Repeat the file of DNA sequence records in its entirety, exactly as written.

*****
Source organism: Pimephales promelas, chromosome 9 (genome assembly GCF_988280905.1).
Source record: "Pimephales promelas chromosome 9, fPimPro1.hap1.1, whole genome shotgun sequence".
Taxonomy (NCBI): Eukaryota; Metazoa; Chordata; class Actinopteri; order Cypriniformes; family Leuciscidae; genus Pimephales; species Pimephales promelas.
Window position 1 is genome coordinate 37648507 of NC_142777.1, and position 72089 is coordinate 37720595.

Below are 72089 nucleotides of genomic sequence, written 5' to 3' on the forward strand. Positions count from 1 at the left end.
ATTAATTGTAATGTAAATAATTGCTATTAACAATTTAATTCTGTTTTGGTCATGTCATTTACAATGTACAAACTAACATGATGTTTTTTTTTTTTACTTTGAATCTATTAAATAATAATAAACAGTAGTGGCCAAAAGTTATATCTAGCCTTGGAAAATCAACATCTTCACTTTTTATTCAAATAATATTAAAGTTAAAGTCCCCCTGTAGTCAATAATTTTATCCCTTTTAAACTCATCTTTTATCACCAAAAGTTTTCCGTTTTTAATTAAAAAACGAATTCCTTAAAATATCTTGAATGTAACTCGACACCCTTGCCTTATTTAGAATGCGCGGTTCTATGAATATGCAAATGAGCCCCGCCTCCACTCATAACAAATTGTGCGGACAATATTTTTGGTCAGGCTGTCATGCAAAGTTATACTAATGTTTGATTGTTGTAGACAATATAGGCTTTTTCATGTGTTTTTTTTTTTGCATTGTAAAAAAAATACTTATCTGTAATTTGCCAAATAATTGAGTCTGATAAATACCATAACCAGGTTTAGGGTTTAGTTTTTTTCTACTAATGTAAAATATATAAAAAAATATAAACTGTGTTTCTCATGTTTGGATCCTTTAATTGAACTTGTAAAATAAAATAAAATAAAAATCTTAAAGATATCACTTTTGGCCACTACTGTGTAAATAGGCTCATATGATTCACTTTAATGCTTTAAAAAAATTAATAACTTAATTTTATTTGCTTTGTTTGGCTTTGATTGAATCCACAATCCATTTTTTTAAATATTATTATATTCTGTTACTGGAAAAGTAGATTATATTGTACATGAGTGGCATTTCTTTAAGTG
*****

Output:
Source organism: Pimephales promelas, chromosome 9 (genome assembly GCF_988280905.1).
Source record: "Pimephales promelas chromosome 9, fPimPro1.hap1.1, whole genome shotgun sequence".
Taxonomy (NCBI): Eukaryota; Metazoa; Chordata; class Actinopteri; order Cypriniformes; family Leuciscidae; genus Pimephales; species Pimephales promelas.
Window position 1 is genome coordinate 37648507 of NC_142777.1, and position 72089 is coordinate 37720595.

Below are 72089 nucleotides of genomic sequence, written 5' to 3' on the forward strand. Positions count from 1 at the left end.
ATTAATTGTAATGTAAATAATTGCTATTAACAATTTAATTCTGTTTTGGTCATGTCATTTACAATGTACAAACTAACATGATGTTTTTTTTTTTTACTTTGAATCTATTAAATAATAATAAACAGTAGTGGCCAAAAGTTATATCTAGCCTTGGAAAATCAACATCTTCACTTTTTATTCAAATAATATTAAAGTTAAAGTCCCCCTGTAGTCAATAATTTTATCCCTTTTAAACTCATCTTTTATCACCAAAAGTTTTCCGTTTTTAATTAAAAAACGAATTCCTTAAAATATCTTGAATGTAACTCGACACCCTTGCCTTATTTAGAATGCGCGGTTCTATGAATATGCAAATGAGCCCCGCCTCCACTCATAACAAATTGTGCGGACAATATTTTTGGTCAGGCTGTCATGCAAAGTTATACTAATGTTTGATTGTTGTAGACAATATAGGCTTTTTCATGTGTTTTTTTTTTTGCATTGTAAAAAAAATACTTATCTGTAATTTGCCAAATAATTGAGTCTGATAAATACCATAACCAGGTTTAGGGTTTAGTTTTTTTCTACTAATGTAAAATATATAAAAAAATATAAACTGTGTTTCTCATGTTTGGATCCTTTAATTGAACTTGTAAAATAAAATAAAATAAAAATCTTAAAGATATCACTTTTGGCCACTACTGTGTAAATAGGCTCATATGATTCACTTTAATGCTTTAAAAAAATTAATAACTTAATTTTATTTGCTTTGTTTGGCTTTGATTGAATCCACAATCCATTTTTTTAAATATTATTATATTCTGTTACTGGAAAAGTAGATTATATTGTACATGAGTGGCATTTCTTTAAGTG